Boating is a popular recreational activity in Louisiana, both in state waterways and off the state shores in the Gulf of Mexico. However, just like people can drive recklessly or negligently, people can operate a boat recklessly or negligently. For example, a boater may be speeding, intoxicated or distracted, leading to a recreational boating accident. While many people understand that car accidents can lead to personal injury lawsuits brought under state law, they may be surprised to hear that sometimes boating accidents fall under federal maritime law.
For a lawsuit based on a recreational boating accident to be filed under federal maritime law, rather than state personal injury law, the incident must meet both a “locality” test as well as a two-prong “nexus” test. Part of this test is determining whether the injury took place on “navigable waterways.”
Navigable waterways, per federal law, are those that are subjected to the tide’s natural ebb and flow or waterways that are used, were previously used, or could be used to transport interstate or foreign commerce. If the incident at issue took place on navigable waterways, as defined by federal law, it may satisfy this element.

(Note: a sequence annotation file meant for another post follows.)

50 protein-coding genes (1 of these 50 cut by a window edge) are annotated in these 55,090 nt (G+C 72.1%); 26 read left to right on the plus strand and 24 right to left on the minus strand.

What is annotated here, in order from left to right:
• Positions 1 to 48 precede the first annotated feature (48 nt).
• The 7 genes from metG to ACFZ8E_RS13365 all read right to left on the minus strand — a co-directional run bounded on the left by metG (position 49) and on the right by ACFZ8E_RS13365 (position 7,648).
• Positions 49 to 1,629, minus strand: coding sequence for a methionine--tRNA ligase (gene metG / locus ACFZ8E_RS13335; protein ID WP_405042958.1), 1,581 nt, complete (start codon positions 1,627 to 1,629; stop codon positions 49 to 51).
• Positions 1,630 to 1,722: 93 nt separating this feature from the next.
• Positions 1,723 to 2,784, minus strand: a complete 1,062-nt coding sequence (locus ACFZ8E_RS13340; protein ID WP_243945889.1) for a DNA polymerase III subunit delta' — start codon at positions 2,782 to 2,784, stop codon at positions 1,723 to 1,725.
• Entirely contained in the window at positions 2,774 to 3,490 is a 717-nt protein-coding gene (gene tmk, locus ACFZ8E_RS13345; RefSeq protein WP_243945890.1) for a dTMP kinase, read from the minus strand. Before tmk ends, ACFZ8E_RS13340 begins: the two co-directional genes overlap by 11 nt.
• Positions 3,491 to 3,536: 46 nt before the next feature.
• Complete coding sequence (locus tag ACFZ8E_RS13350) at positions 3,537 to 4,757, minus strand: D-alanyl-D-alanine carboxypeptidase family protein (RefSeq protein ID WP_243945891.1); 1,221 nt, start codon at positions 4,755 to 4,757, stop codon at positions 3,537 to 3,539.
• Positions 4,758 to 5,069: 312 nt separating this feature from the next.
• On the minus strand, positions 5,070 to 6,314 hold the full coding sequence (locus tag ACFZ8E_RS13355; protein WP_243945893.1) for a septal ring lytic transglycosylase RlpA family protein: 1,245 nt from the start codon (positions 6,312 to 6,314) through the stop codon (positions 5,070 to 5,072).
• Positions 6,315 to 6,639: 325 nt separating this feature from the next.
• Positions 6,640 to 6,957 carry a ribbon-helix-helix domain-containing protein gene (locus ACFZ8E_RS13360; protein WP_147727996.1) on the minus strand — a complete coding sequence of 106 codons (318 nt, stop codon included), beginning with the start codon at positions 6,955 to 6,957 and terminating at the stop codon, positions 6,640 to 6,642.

Boating is fun, but it is also dangerous. According to the U.S. Coast Guard, in 2015 over 4,100 boating accidents occurred, killing 626 individuals and injuring more than 2,600. When a person is injured in a recreational boating accident, they will likely want to hold the responsible party accountable. However, determining whether such a lawsuit falls under state personal injury law or federal maritime law is very complex, and something that most people do not have much experience with. It is important to ensure you seek the help necessary to understand whether state law or federal law applies to your case before proceeding.